A physician's cheat sheet to Paxlovid: 9 things to know

Half a year has passed since the FDA authorized Pfizer's at-home COVID-19 treatment Paxlovid for emergency use, and the two-pill regimen became the nation's No. 1 prescribed choice by the end of May. 

Here are nine things to know:

The product

  • Paxlovid is a regimen that involves swallowing two 150 milligram tablets of nirmatrelvir and one 100 milligram pill of ritonavir. The three pills are prescribed to be taken twice daily for five consecutive days.
  • It's currently only authorized for those at high risk for COVID-19, including immunocompromised people and older populations. Pfizer dropped its clinical trials after failing to find statistically significant results among standard-risk populations. 
  • Among high-risk adults, Paxlovid proved an efficacy rate of 89 percent in reducing the risk of hospitalization and death, prompting the FDA to prefer it over Merck's molnupiravir, which lags behind with a 30 percent efficacy rate. 
  • Paxlovid is cleared for moderate renal impairment but not severe renal failure, according to the Institute for Safe Medication Practices. 

Unclear consensus about rebound of COVID-19 symptoms

  • The risk of symptoms rebounding after taking Paxlovid is still questionable. The CDC issued a warning May 24 about some patients experiencing mild symptoms two to eight days after taking the treatment and testing negative for COVID-19, but a Mayo Clinic study published two weeks later found less than 1 percent of people having symptoms rebound.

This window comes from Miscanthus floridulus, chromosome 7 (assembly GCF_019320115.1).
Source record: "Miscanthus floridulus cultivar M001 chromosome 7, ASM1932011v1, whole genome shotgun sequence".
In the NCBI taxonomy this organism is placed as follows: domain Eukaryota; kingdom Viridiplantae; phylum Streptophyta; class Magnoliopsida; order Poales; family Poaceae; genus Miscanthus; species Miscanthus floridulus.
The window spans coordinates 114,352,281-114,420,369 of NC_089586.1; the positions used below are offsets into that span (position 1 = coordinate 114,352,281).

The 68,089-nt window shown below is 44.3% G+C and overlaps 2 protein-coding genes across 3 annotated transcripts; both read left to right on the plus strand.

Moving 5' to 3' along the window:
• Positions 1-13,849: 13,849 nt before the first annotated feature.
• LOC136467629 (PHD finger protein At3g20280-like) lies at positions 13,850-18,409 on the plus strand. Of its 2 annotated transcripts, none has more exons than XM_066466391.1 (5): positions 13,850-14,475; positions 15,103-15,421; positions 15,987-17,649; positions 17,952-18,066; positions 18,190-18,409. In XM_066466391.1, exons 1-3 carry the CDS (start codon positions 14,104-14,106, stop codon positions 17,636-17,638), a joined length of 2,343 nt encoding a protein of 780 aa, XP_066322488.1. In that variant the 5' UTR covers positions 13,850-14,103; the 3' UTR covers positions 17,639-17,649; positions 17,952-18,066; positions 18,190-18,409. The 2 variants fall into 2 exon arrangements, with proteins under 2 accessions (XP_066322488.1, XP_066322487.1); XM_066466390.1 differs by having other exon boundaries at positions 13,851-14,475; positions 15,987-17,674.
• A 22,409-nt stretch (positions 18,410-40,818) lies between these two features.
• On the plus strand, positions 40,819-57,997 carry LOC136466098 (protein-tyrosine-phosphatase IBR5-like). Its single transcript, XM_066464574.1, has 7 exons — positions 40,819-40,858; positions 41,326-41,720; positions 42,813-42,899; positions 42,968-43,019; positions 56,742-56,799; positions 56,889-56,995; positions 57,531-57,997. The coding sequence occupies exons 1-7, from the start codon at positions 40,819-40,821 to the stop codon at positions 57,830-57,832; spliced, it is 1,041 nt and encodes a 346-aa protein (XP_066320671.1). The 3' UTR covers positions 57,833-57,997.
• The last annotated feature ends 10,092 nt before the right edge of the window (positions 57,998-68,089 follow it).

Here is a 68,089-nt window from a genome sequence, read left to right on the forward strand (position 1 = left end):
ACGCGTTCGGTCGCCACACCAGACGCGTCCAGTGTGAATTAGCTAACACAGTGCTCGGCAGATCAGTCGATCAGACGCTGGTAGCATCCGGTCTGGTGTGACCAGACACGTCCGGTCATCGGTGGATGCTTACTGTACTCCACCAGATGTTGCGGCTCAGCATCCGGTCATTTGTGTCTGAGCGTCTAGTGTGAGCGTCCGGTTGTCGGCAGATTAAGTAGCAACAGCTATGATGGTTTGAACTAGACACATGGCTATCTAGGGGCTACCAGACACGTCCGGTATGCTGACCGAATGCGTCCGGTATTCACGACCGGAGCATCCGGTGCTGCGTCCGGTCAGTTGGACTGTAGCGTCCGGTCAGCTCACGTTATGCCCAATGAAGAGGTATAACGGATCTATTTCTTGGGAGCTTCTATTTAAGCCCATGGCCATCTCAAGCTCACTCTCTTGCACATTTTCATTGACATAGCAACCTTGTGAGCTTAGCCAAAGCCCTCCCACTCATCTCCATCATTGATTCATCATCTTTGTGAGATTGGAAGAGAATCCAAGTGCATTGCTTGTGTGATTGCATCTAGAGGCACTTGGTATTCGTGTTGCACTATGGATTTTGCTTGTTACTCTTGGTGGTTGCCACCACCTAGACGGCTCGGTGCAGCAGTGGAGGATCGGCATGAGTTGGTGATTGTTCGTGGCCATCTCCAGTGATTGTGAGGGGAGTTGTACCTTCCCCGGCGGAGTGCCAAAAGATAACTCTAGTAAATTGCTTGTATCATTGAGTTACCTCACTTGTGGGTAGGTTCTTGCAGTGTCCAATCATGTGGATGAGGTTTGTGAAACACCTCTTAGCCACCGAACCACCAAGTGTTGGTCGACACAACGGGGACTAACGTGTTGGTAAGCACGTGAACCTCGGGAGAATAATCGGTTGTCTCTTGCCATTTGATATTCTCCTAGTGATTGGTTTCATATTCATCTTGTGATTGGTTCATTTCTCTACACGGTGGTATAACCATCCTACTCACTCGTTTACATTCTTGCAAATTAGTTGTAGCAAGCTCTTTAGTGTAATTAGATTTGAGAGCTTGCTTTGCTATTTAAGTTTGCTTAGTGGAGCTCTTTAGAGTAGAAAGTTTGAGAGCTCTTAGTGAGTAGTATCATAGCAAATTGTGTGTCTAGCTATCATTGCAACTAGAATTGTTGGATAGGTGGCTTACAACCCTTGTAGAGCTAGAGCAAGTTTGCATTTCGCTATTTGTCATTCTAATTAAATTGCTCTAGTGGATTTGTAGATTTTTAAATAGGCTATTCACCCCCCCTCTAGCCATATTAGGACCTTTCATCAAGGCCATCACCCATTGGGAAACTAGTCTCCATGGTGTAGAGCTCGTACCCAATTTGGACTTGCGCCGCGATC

Access to the drug

  • It has been tricky securing the treatment for consumers. In the first three months of 2022, more than 26 million people lived in Paxlovid "deserts" where pharmacies are scarce. The test-to-treat program, which launched in March with a difficult start, aims to curb this issue, with hundreds of pharmacy-based clinics prescribing and handing out free pills to eligible people. 
  • Another effort to close the distribution gap is the FDA allowing any state-licensed pharmacist to prescribe Paxlovid — a decision that sparked cheers and boos from the healthcare community. 

On the horizon

  • The vaccine manufacturer is gunning for the FDA to authorize the pills for people with severe COVID-19 symptoms. 
  • Researchers who evaluated how Paxlovid reacted to other prescribed drugs, such as antipsychotics for sleep or agitation, recommended deprescribing some drugs that aren't authorized to be used alongside Pfizer's treatment, according to a study published July 6 in JAMA Network. If the recommendation is employed, physicians could be adjusting people's prescriptions to safely administer Paxlovid.

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